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What is a Kickback?

In the world of healthcare, federal law makes it illegal to offer or receive a kickback in exchange for referring or arranging for the furnishing of any item or service that will be covered by a federal healthcare program. The Anti-kickback Statute can be found at 42 U.S.C. 1320a–7B.

But what is a kickback? The statute makes it illegal to “solicit or receive any remuneration (including any kickback, bribe, or rebate) directly or indirectly, overtly or covertly, in cash or in-kind.” This means a kickback can be any type of remuneration, benefit or compensation, whether direct or indirect, hidden or secret.

The anti-kickback statute has two overarching purposes.

First, the law is designed to prevent over-utilization of federal healthcare programs. This means doctors and other providers should only prescribe services and items that are medically necessary. A doctor should order an MRI test because the patient needs the MRI test, not because the doctor gets a kickback every time he orders the test.

Second, the law is designed to make sure the patient receives the goods or services that are best for the patient, not the one that is best for the doctor. Doctors often have a choice of goods or services to prescribe for a given patient. The doctor should prescribe the medication, diagnostic test, or surgical implant that he or she truly believes is best for the patient – not the one that will pay the doctor the best kickback.

Who typically pays a kickback? Any provider of healthcare services who is dependent upon someone else to refer that business. Common examples might include: pharmaceutical companies, diagnostic imaging companies, home healthcare agencies, radiation oncology centers, diagnostic laboratory testing companies, specialty physicians, hospitals, and countless others.

Who typically receives the kickback? Anybody in a position to refer patients for further medical treatment or testing. Common examples include: other doctors, hospitals, nursing homes, and countless others.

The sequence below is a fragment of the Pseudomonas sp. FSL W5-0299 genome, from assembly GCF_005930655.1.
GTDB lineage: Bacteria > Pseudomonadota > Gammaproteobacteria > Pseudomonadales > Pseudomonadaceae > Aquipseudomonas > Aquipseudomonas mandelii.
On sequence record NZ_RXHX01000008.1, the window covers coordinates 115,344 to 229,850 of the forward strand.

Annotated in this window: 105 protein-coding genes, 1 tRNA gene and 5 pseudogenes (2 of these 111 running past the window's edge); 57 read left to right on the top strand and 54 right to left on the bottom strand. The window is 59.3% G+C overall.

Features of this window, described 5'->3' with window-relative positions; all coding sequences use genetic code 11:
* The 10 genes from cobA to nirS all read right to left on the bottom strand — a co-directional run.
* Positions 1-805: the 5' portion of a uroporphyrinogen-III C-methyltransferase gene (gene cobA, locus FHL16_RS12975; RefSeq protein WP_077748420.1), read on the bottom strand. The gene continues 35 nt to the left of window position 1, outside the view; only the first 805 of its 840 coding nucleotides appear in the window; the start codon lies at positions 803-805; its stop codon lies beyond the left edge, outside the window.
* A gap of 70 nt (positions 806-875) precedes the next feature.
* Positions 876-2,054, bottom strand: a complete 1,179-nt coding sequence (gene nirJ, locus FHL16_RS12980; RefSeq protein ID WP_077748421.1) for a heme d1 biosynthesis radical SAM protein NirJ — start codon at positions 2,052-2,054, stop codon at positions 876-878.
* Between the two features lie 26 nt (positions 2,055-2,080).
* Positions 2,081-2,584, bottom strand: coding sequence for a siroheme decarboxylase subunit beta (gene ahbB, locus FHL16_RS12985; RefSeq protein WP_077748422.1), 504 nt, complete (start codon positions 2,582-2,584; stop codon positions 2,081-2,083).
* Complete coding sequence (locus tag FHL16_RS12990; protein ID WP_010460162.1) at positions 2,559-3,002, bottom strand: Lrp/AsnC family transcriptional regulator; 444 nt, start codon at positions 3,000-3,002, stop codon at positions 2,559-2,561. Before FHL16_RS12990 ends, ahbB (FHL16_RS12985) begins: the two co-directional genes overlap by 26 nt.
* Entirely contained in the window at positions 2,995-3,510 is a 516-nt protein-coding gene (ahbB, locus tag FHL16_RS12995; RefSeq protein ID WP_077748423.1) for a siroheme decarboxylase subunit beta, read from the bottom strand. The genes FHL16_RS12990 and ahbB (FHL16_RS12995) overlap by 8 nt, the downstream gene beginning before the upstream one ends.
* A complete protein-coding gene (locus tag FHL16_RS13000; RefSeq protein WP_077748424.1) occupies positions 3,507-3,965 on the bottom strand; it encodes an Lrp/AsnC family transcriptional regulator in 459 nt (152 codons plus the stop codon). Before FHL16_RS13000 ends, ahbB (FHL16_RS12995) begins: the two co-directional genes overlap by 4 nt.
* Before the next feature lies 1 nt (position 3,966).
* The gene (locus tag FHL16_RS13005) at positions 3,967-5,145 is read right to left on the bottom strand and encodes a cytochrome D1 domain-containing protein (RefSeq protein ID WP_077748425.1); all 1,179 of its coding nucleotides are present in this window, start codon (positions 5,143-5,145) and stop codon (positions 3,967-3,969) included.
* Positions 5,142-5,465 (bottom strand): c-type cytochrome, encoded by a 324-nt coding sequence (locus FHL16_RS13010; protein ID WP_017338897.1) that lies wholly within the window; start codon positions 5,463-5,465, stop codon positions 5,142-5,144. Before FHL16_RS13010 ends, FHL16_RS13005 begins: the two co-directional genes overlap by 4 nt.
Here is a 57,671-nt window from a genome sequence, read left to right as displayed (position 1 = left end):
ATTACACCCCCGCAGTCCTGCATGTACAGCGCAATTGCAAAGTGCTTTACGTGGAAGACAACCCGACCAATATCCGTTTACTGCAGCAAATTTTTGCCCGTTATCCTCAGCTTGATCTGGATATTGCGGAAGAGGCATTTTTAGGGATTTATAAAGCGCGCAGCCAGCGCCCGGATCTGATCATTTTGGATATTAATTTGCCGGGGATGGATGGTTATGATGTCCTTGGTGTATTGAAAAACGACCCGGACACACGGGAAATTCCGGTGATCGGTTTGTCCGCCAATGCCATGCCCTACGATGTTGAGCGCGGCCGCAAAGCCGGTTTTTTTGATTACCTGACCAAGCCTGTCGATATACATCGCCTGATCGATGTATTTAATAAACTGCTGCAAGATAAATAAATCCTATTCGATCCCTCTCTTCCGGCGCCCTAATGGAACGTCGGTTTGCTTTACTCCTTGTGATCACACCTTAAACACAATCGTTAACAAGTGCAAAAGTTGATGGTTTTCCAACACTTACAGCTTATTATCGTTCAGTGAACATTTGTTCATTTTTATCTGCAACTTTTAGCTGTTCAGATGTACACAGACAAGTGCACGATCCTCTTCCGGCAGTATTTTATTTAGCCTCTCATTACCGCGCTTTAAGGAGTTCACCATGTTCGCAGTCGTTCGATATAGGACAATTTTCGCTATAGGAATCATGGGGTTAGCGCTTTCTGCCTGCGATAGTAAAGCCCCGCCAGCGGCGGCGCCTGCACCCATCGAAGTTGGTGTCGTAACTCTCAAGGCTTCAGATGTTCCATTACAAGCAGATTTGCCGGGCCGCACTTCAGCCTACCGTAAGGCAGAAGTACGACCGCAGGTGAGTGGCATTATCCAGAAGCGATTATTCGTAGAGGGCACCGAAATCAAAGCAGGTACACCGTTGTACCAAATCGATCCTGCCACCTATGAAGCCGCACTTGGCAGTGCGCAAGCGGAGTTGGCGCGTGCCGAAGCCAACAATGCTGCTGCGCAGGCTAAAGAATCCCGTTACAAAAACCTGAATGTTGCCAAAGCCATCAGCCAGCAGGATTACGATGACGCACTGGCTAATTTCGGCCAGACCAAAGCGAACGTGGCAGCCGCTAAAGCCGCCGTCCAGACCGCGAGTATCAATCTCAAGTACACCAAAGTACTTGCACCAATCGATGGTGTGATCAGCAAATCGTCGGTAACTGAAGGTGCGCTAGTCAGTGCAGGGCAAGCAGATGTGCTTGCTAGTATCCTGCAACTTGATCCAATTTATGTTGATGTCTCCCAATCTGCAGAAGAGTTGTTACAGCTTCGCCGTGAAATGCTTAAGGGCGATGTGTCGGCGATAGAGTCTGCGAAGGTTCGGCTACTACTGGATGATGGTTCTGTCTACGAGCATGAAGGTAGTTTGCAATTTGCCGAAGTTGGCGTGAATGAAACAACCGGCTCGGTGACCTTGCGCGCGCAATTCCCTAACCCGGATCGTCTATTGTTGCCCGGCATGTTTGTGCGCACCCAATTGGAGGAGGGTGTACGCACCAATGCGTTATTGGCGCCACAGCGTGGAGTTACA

With that in mind, here are some common kickback schemes:

Company A makes a cash payment to a doctor in exchange for ordering a certain test, prescribing a certain medication, or prescribing home healthcare services. Better yet, Company A makes the payment with an American Express gift card, which is more difficult to trace.

A hospital pays a doctor a salary above fair market value in exchange for referrals the doctor makes to the hospital.

A laboratory testing company provides free computers or other testing equipment to a doctor’s office in exchange for the doctor’s agreement to send its specimens to that laboratory.

A home health agency agrees to “rent” office space within an assisted-living facility in exchange for the facility’s agreement to arrange for home health referrals.

A dialysis center agrees to hire a physician as medical director for a salary above fair market value in exchange for the physician’s agreement to make referrals to the center.

A pharmacy agrees to waive a patient’s co-payment obligation in exchange for the patient’s agreement to use that pharmacy.

A pharmaceutical company agrees to pay a doctor expensive speaking or research fees in exchange for the doctor’s agreement to recommend a certain medication.

Kickback schemes can be varied and complex. If you know about an illegal kickback scheme, contact one of our lawyers for a free consultation. You may be eligible to become a whistleblower and may be entitled to receive a portion of any recovery made by the Government.

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